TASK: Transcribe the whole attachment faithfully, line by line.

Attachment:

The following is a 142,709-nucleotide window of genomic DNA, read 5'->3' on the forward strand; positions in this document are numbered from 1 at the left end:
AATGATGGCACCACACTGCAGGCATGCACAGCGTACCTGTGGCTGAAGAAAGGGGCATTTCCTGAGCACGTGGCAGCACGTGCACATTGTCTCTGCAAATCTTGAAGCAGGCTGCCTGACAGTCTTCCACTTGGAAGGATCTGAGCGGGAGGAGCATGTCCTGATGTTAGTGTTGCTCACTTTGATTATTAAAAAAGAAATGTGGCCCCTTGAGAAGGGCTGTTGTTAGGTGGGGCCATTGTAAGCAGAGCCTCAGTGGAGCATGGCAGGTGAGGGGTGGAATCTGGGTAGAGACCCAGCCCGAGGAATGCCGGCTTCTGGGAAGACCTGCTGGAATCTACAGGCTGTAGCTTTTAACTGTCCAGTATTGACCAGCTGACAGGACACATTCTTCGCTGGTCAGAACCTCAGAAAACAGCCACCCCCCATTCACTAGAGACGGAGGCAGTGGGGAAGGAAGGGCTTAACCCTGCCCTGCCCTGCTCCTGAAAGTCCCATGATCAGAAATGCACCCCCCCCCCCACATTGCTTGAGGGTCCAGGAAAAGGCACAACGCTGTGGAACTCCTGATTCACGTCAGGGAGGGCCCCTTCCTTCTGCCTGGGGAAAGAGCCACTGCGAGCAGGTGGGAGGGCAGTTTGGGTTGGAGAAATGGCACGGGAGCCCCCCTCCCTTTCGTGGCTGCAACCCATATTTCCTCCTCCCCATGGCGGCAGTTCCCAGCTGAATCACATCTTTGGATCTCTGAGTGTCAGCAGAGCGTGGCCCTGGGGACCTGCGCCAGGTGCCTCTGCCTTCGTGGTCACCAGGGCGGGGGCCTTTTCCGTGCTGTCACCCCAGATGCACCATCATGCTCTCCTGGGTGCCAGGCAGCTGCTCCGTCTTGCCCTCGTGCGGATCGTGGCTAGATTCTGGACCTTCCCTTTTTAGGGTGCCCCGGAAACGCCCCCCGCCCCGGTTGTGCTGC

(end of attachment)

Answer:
The following is a 142,709-nucleotide window of genomic DNA, read 5'->3' on the forward strand; positions in this document are numbered from 1 at the left end:
AATGATGGCACCACACTGCAGGCATGCACAGCGTACCTGTGGCTGAAGAAAGGGGCATTTCCTGAGCACGTGGCAGCACGTGCACATTGTCTCTGCAAATCTTGAAGCAGGCTGCCTGACAGTCTTCCACTTGGAAGGATCTGAGCGGGAGGAGCATGTCCTGATGTTAGTGTTGCTCACTTTGATTATTAAAAAAGAAATGTGGCCCCTTGAGAAGGGCTGTTGTTAGGTGGGGCCATTGTAAGCAGAGCCTCAGTGGAGCATGGCAGGTGAGGGGTGGAATCTGGGTAGAGACCCAGCCCGAGGAATGCCGGCTTCTGGGAAGACCTGCTGGAATCTACAGGCTGTAGCTTTTAACTGTCCAGTATTGACCAGCTGACAGGACACATTCTTCGCTGGTCAGAACCTCAGAAAACAGCCACCCCCCATTCACTAGAGACGGAGGCAGTGGGGAAGGAAGGGCTTAACCCTGCCCTGCCCTGCTCCTGAAAGTCCCATGATCAGAAATGCACCCCCCCCCCCACATTGCTTGAGGGTCCAGGAAAAGGCACAACGCTGTGGAACTCCTGATTCACGTCAGGGAGGGCCCCTTCCTTCTGCCTGGGGAAAGAGCCACTGCGAGCAGGTGGGAGGGCAGTTTGGGTTGGAGAAATGGCACGGGAGCCCCCCTCCCTTTCGTGGCTGCAACCCATATTTCCTCCTCCCCATGGCGGCAGTTCCCAGCTGAATCACATCTTTGGATCTCTGAGTGTCAGCAGAGCGTGGCCCTGGGGACCTGCGCCAGGTGCCTCTGCCTTCGTGGTCACCAGGGCGGGGGCCTTTTCCGTGCTGTCACCCCAGATGCACCATCATGCTCTCCTGGGTGCCAGGCAGCTGCTCCGTCTTGCCCTCGTGCGGATCGTGGCTAGATTCTGGACCTTCCCTTTTTAGGGTGCCCCGGAAACGCCCCCCGCCCCGGTTGTGCTGC